Learning from ear and transcribing
reading another post I wondered what are the advantages of transcribing songs that I learn to play by ear.
I am trained in classic violin (amateur level) and now play in a band and also discovering jazz and folk music. I never really learned playing music by memory. Wasn't good at it and it took a lot of time. But now I have to learn songs by ear and so I have to memorize them also. The more I do this, the easier it gets. Now I also start to learn every classical piece by memory from the first moment. And now I think it gives so much freedom! (okay, many people said this before, but sometimes you just have to experience it yourself to become a true beleiver, right?)
But now I read from a lot of people that it is good to transcribe the songs or solo's that you learn by ear. Does this really gives an extra advantage (besides that if you don't remember a part you don't have to figure it out again)? And if yes, how and why?
Do you transcribe everything you learn by ear?
Why do it if they're probably already written? Just search.
A very old skill indeed, a skill well worth learning. It's how folk music (and other music - think young Mozart and the Sistine Chapel) was collected and later published.
Transcription is one of the most useful skills a musician can have, and I think conservatories severely handicap students by not teaching it. It's not *just* for pulling solos; it improves your musicianship in a myriad of ways and goes hand-in-hand with improvisation.
cotton - not sure what conservatory you went to but mine definitely required us to do transcription / dictation in theory class.
If you ever want to compose anything, it would be helpful practice.
When I first started transcribing I would do it with violin in hand. I found that in time I would relate the intervals to shapes on the fingerboard and to the interval on the staff. Later I would imagine my violin if it was not with me. Personally, I found playing by ear easier than playing by notes on a page. Transcription made me better at sight reading, both for rhythm and notes. For those better at sight reading, but not so good at ear playing, it is also the bridge but the other way. I would say it's essential training. An app like Anytune Pro makes it easier to loop or slow things down and it's not that hard if you do this. It strengthens playing by ear, rhythm, intervals, reading, makes memorizing easier and can make you relate what you hear/read to the fingerboard if you transcribe with violin in hand.
I didn't go to conservatory, but when I was studying for grade 8 cello in the '50s I found I had to pass grade 5 theory as well. My cello teacher regularly gave me music dictation exercises as well as the regular theory. I don't remember music dictation as such coming up in the exam, but recognising intervals, chords, and cadences were there, so perhaps my teacher had been preparing me for possible higher theory levels.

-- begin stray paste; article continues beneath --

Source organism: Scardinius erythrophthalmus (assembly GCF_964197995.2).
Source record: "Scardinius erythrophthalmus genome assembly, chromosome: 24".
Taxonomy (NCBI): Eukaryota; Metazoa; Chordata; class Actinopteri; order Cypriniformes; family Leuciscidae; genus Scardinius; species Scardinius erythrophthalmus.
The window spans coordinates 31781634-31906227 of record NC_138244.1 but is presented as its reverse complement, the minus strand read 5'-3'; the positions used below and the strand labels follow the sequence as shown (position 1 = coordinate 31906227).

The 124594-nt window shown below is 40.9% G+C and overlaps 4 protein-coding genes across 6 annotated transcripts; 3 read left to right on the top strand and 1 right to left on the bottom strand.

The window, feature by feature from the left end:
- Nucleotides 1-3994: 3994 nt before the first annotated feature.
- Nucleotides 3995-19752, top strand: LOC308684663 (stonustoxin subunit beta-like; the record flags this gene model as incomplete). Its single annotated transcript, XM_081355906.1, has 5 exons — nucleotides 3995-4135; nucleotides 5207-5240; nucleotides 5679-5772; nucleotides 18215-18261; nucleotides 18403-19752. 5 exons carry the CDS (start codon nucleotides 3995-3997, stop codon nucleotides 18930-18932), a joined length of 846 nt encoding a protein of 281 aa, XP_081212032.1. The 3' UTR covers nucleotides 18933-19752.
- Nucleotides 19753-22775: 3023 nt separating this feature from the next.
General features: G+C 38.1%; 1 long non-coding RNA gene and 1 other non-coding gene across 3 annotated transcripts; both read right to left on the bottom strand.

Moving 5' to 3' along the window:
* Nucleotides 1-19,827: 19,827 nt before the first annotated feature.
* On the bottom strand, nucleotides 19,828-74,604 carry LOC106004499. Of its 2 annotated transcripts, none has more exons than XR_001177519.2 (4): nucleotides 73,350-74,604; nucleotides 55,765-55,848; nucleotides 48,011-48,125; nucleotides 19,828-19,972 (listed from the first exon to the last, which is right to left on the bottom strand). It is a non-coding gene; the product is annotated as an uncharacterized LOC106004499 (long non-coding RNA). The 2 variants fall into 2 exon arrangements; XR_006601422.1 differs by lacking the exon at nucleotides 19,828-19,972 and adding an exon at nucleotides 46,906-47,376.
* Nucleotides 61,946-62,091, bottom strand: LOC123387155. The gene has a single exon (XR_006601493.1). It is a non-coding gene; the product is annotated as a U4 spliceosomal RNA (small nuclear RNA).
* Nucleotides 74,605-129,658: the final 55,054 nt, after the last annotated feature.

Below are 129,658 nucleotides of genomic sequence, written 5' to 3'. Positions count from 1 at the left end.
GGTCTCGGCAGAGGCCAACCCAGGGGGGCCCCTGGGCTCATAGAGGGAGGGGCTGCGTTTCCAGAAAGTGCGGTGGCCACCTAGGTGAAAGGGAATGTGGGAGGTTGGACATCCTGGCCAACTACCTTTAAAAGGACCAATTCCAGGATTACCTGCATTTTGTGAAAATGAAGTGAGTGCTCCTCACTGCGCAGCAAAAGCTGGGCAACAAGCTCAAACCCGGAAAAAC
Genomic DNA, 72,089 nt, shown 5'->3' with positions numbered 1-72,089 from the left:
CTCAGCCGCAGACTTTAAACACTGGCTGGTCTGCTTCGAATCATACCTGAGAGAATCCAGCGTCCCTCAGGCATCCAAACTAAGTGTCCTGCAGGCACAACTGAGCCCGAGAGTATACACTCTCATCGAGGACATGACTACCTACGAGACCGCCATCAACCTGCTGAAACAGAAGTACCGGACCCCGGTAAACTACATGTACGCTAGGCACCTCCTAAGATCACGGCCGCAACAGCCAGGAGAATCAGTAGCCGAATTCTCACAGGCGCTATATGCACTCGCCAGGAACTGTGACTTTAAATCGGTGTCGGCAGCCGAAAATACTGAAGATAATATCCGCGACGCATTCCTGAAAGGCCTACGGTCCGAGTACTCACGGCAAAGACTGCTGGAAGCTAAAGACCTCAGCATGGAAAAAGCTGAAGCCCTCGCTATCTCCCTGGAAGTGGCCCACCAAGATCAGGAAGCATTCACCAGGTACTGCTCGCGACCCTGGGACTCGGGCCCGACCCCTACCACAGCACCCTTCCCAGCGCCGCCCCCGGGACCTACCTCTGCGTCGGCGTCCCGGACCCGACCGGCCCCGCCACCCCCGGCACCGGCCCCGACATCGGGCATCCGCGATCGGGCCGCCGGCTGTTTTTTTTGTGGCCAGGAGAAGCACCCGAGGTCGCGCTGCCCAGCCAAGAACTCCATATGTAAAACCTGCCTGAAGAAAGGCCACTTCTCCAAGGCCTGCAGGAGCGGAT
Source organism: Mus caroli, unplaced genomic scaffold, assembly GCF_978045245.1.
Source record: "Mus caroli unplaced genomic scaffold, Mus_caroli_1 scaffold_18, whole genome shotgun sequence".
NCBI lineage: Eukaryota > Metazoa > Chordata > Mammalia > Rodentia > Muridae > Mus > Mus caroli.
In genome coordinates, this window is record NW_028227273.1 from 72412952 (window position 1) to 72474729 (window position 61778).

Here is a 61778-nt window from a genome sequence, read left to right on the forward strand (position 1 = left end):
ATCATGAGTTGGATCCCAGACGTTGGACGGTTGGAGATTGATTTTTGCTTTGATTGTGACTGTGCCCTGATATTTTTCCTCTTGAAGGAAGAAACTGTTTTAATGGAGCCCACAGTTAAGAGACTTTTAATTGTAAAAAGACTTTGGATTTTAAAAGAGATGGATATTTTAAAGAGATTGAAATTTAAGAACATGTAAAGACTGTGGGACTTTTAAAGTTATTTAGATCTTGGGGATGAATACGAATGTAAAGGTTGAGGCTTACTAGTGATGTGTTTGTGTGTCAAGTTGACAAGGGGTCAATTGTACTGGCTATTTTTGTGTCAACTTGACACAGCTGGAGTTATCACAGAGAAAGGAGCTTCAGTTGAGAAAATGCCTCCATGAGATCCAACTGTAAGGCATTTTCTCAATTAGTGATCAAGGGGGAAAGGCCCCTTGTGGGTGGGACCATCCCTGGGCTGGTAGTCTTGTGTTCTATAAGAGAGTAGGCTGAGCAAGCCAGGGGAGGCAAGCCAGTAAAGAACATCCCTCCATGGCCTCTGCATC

I agree entirely with Cotton and Christopher. Transcribing improves your overall musicianship. I have this on good authority from a former piano teacher for whom I have the utmost respect. Yes, transcribing is very laborious. But so are many of the other things we do for the sake of our craft.
The act of writing something down (whether transcribing music or writing prose or poetry) helps to fix it in your memory. That said, I don't transcribe music that often, unless there's no score available or I'm doing my own arrangements. Exceptions are when the score is very hard to read or has impossible page turns, and once or twice I've transcribed a score to fiddle with time signatures to shift bar lines to align with phrasing. (The last movement (Badinerie) of Bach's Orchestral Suite No. 2 is an example of a piece that benefits from such treatment).
In my case, transcribing pieces of music is to have a score for later reference for when I wanted to commit it to memory. learning 'by ear' has a few meanings to me; learning a simple tune 'on the fly' at a session, but then they become too numerous to even remember how just one of the tunes went. Another way is to replay a tune as many times needed to memorize, but this only worked well with quite short tunes.
Transcribing, melodic and rhythmic dictation, is a valuable skill for a musician doing anything outside of the mainstream, classical world. The starting point is interval recognition, which also helps memorization and intonation.
Dictation, both melodic and harmonic, are staples of conservatory education. I taught them for years in aural skills classes. Chords progressions are not as hard as you might think after you learn the rules.
Chord progressions are not all that hard, but the specific voicings that are being used by many of today's jazz pianists are not so obvious. Not to me, at least.
"Now I also start to learn every classical piece by memory from the first moment"